‘We left Savoy at seven in the morning, and slept in Italy, at Domo d’Ossola, that night. The Lago Maggiore, Milan, the Lago di Garda, Verona, Padua,—what shall I mention next? As for Venice—I seem to wander about in a dream. Am I in St. Mark’s Place? I say to myself. Am I on the Rialto? Do I see the Adriatic?—Nor can I tell you what I felt when the postilion, turning gaily round and pointing with his whip, cried out, “Venezia!” And there it was sure enough, with its long line of domes and turrets, white as marble, and glittering in the sun. If Venice is Venice no longer, as everybody tells me, one can, however, see what was never seen before, at least in the way one would like.

‘This is the Hall of the Senate—this the chamber of the Council of Ten—into that closet (and it was black as black wood could make it) the state prisoner was brought to receive the sentence from the pozzi or the piombi, after which he was led down that narrow, winding staircase (and I shuddered when I attempted to look down it, for it seemed like a well) and across the Ponte dei Sospiri to be strangled in the first dungeon on the left.

‘All this and more I heard with believing ears, such as I wished for at Verona when they showed us Juliet’s coffin in a convent garden.


‘I think I have made out the best tour in the world for you, I wish I may say for us. At all events, I hope you will not start before my return, that I may at least have a chance. I can save many a weary mile and much perplexity which I have experienced.

Mackintosh left us at Zug, to meet his daughter at Basle; we met him again near Sion in the Haut Valais, on his return to Italy. I hope his health is improved, but it suffers greatly in a city like Paris, and I fear he will leave all he has gained, in the evening conversazioni at Talleyrand’s.

‘The Hollands we have met with at Paris, at Geneva, and at Milan. They are now, I believe, at Florence. Ward I met in the street at Milan. He is now, I fancy, on the road to Venice with Poodle Byng. The Princess of Wales came up on foot to our chaise window when we were changing horses within a few miles of Milan. She afterwards invited my sister and myself to a party there, which we could not avail ourselves of, and I flatter myself we shall be good friends when we meet at Florence.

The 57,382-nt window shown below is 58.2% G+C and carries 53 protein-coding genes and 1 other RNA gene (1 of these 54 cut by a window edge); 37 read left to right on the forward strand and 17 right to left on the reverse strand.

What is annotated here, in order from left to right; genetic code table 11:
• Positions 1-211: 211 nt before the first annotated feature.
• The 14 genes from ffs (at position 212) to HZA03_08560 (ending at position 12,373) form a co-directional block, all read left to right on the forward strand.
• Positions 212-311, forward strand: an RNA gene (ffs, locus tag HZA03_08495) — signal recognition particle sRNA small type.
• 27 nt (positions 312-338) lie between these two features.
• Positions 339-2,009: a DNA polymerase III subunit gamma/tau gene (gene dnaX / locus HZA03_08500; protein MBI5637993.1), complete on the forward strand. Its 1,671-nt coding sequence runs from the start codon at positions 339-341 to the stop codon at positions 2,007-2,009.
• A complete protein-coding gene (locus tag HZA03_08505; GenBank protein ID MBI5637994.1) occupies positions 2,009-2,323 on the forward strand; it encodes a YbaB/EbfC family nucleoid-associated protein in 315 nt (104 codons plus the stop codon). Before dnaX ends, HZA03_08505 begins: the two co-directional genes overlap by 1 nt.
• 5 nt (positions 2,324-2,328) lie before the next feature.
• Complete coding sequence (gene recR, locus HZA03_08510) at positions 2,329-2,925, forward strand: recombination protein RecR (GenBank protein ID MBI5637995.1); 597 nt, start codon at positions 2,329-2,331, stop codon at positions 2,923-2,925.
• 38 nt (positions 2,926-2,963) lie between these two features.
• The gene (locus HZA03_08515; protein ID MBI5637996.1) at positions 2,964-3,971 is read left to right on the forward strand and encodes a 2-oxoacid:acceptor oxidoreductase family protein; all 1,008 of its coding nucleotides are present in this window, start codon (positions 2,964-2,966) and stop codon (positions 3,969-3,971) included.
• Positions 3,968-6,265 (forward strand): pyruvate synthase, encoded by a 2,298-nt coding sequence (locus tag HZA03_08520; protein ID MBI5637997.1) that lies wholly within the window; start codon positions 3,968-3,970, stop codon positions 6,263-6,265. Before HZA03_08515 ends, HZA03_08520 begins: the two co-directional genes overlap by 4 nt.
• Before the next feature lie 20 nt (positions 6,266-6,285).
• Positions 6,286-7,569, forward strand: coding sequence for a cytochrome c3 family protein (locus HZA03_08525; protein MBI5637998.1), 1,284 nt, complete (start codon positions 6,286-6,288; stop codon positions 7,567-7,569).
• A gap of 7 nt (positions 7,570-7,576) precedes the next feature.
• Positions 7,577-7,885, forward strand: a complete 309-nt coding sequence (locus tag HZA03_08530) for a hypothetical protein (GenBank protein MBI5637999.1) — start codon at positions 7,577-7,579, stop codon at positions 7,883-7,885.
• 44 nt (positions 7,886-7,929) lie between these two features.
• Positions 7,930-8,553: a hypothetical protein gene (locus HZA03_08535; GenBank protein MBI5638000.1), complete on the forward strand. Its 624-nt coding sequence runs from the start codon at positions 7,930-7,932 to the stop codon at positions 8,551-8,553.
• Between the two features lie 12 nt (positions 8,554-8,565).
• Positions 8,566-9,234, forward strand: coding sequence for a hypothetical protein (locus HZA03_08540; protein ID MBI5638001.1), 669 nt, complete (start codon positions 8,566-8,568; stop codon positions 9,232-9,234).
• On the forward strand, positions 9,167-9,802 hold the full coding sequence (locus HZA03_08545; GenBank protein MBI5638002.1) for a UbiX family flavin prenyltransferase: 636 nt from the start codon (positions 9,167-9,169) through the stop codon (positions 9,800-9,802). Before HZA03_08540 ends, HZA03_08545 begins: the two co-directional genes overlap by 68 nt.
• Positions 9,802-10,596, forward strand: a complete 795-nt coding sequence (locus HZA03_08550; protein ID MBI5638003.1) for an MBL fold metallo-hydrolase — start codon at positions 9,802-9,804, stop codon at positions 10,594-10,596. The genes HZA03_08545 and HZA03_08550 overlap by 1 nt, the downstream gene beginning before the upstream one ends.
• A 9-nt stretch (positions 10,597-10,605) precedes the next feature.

‘What has become of Boddington? We have followed here and there in his track, but never could overtake him. Has he come into Italy? I hope to meet with him in Tuscany—I say, in Tuscany!

‘Oh, if you knew what it was to look upon a lake which Virgil has mentioned, and Catullus has sailed upon, to see a house in which Petrarch has lived, and to stand upon Titian’s grave as I have done, you would instantly pack up and join me.

‘But to talk seriously, is Fredley yours? I hope it is, and that you by this time possess a fragment of Italian
landscape under English laws and with English security. Pray write and tell me all; and believe me to be, with great sincerity,

‘Ever yours,
Samuel Rogers.

‘Remember me kindly to Maltby. I read his name in the book at Schwyz. Does he remember the Lake as seen from the landing-place, or, rather, from the inn door at Brunnen? I shall never forget it.

‘What a strange thing is fashion! Almost every man in Venice but myself wears boots. The men who wait upon us at dinner are like so many jockeys at Newmarket. How inhuman to rob them of the only four horses they had!’

Richard Sharp to Samuel Rogers.
London: 2 December, 1814.

‘My dear Friend,—I am afraid that my letter to Milan did not reach you, and I therefore in this thank you for yours from Geneva, as well as for that from Venice. You are very good. Nothing can so much lessen my regret for not having been able to accompany you as the pleasure that your letters give me.

‘Happening to have nothing of a private nature in them, and being full of pleasant things, I have read them to others frequently, and even lent them occasionally, but with many an injunction and many a denunciation of vengeance against carelessness. It would be mortifying to lose one, and I will not run the risk, as I foresee that at some time or other they may be given to the public.
They would do you great credit. I have sent each to your brother immediately.
Charles Ellis has set off for Italy with his sons and daughter, and he will tell you how much the sight of your letters delighted him when he meets you, as he hopes to do. We thought her pretty, and I suppose she will be old enough to inspire sonnets in Italy.

‘I shall faithfully follow your directions in the journey which I hope to take in the spring; and that I may have a little time to stay in choice places, I think of employing between three and four months in a tour comprehending only Switzerland and the Italian lakes. Mackintosh, Horner, and Bowdler crossed and recrossed the Alps, and I purpose (unless you propose another route) to go by St. Gothard and return by the Simplon. Venice, Florence, Rome, and Naples, must be reserved till I can escape, as I intend, from business altogether. Dumont writes that he expects me to fulfil my engagements with him. From this I learn that he means to go back next year, though he is looked for here in a fortnight. You know that he has been chosen a representative in the council of Geneva, where he sits with Pictet and Sismondi, and with other eminent persons.